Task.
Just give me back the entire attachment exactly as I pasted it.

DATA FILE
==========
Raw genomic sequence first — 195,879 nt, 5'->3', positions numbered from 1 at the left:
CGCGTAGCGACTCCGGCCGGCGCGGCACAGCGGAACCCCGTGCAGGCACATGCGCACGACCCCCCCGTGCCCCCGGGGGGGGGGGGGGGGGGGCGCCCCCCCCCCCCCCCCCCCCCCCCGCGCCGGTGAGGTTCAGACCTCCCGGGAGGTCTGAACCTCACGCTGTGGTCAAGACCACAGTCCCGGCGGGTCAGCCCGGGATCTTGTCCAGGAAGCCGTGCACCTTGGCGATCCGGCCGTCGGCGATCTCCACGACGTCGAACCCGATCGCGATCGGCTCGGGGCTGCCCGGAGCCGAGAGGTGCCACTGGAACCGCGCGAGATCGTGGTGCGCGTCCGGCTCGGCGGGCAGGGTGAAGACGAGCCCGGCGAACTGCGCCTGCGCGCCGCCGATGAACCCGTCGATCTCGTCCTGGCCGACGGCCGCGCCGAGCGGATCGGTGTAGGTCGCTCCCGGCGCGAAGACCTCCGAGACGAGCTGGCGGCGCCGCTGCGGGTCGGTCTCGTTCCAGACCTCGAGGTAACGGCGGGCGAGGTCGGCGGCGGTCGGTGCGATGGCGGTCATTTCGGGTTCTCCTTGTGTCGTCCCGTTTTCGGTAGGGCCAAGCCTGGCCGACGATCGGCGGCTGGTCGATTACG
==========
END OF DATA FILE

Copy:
Raw genomic sequence first — 195,879 nt, 5'->3', positions numbered from 1 at the left:
CGCGTAGCGACTCCGGCCGGCGCGGCACAGCGGAACCCCGTGCAGGCACATGCGCACGACCCCCCCGTGCCCCCGGGGGGGGGGGGGGGGGGGCGCCCCCCCCCCCCCCCCCCCCCCCCGCGCCGGTGAGGTTCAGACCTCCCGGGAGGTCTGAACCTCACGCTGTGGTCAAGACCACAGTCCCGGCGGGTCAGCCCGGGATCTTGTCCAGGAAGCCGTGCACCTTGGCGATCCGGCCGTCGGCGATCTCCACGACGTCGAACCCGATCGCGATCGGCTCGGGGCTGCCCGGAGCCGAGAGGTGCCACTGGAACCGCGCGAGATCGTGGTGCGCGTCCGGCTCGGCGGGCAGGGTGAAGACGAGCCCGGCGAACTGCGCCTGCGCGCCGCCGATGAACCCGTCGATCTCGTCCTGGCCGACGGCCGCGCCGAGCGGATCGGTGTAGGTCGCTCCCGGCGCGAAGACCTCCGAGACGAGCTGGCGGCGCCGCTGCGGGTCGGTCTCGTTCCAGACCTCGAGGTAACGGCGGGCGAGGTCGGCGGCGGTCGGTGCGATGGCGGTCATTTCGGGTTCTCCTTGTGTCGTCCCGTTTTCGGTAGGGCCAAGCCTGGCCGACGATCGGCGGCTGGTCGATTACG